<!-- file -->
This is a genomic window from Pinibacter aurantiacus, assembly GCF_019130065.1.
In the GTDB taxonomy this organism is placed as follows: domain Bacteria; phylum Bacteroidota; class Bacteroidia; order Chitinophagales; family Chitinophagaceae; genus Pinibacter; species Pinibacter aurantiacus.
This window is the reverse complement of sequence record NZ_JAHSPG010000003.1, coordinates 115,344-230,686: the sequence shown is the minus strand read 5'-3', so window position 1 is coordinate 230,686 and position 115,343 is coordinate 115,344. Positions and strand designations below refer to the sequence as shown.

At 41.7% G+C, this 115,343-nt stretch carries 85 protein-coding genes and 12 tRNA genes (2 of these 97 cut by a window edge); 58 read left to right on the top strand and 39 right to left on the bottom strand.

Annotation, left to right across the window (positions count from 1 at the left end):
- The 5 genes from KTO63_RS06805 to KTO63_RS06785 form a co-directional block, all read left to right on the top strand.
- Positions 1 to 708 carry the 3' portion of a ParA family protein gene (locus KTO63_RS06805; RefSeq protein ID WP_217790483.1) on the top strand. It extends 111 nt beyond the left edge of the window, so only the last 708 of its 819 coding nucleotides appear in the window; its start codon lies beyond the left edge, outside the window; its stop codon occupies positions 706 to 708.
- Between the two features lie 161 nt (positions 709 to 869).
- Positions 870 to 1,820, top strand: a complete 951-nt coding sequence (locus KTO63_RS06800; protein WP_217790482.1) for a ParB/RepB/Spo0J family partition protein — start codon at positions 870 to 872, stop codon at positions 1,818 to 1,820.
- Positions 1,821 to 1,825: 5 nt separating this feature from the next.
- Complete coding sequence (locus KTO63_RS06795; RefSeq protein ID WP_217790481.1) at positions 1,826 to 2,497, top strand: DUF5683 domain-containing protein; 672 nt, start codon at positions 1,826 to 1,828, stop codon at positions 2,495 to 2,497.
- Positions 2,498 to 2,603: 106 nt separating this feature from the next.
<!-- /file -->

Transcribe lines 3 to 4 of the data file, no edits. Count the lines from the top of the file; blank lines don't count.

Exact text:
This window is the reverse complement of sequence record NZ_JAHSPG010000003.1, coordinates 115,344-230,686: the sequence shown is the minus strand read 5'-3', so window position 1 is coordinate 230,686 and position 115,343 is coordinate 115,344. Positions and strand designations below refer to the sequence as shown.

At 41.7% G+C, this 115,343-nt stretch carries 85 protein-coding genes and 12 tRNA genes (2 of these 97 cut by a window edge); 58 read left to right on the top strand and 39 right to left on the bottom strand.